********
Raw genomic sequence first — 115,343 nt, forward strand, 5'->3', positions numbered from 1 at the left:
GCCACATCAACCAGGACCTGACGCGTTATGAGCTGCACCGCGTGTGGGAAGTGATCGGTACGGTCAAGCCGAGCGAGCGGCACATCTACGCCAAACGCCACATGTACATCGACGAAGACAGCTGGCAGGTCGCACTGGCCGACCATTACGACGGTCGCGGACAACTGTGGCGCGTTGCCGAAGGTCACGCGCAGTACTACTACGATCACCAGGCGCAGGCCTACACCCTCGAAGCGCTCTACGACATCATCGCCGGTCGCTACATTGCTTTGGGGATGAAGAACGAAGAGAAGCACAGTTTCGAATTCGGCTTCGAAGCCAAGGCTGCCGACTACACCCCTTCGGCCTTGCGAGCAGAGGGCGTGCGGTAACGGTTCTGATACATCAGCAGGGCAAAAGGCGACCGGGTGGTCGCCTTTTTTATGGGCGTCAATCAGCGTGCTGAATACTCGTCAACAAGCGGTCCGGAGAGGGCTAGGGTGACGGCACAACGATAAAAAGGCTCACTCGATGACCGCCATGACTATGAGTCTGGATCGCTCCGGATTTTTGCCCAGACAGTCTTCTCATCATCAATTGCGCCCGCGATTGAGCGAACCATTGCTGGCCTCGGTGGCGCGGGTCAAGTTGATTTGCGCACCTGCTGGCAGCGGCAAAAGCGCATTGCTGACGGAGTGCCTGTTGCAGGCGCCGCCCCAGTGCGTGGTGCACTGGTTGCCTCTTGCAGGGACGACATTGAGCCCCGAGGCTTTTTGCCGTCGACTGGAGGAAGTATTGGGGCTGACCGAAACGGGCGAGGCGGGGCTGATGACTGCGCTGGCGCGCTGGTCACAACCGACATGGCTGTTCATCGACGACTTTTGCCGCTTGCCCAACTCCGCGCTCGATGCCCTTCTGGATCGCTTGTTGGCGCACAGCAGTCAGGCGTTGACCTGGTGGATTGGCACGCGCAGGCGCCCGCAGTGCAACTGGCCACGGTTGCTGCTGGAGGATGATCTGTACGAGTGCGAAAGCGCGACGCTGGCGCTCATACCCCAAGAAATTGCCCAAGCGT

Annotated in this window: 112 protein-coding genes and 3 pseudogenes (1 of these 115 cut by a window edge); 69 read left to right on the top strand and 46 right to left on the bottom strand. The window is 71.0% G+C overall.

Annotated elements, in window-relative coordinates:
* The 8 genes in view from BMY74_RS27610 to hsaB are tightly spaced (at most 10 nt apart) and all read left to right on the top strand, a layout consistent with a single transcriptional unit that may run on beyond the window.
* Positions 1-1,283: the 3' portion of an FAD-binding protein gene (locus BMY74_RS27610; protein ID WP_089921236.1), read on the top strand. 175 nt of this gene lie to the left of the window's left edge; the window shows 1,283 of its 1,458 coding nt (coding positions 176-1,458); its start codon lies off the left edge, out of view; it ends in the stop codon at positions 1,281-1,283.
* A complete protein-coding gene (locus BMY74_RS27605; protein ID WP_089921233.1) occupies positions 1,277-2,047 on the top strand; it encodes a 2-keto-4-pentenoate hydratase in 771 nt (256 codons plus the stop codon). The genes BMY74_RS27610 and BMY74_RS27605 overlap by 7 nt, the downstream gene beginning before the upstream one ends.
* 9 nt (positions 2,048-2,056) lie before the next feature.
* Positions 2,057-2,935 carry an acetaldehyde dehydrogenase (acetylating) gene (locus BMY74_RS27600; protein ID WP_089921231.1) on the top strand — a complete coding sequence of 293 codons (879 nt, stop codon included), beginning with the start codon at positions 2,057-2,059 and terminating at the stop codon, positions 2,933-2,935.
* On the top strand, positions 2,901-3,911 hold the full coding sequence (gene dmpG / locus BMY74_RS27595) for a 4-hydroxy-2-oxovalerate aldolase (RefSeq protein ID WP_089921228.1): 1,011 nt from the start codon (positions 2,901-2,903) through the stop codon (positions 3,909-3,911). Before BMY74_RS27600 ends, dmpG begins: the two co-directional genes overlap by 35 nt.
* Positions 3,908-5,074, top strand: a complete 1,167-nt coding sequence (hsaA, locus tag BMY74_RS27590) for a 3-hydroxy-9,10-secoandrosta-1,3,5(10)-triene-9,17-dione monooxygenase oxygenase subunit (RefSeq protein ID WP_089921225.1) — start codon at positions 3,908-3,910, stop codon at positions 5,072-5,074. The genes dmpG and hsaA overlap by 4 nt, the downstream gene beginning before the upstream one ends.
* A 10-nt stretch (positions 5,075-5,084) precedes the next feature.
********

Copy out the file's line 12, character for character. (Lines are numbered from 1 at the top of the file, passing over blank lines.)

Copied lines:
* A 10-nt stretch (positions 5,075-5,084) precedes the next feature.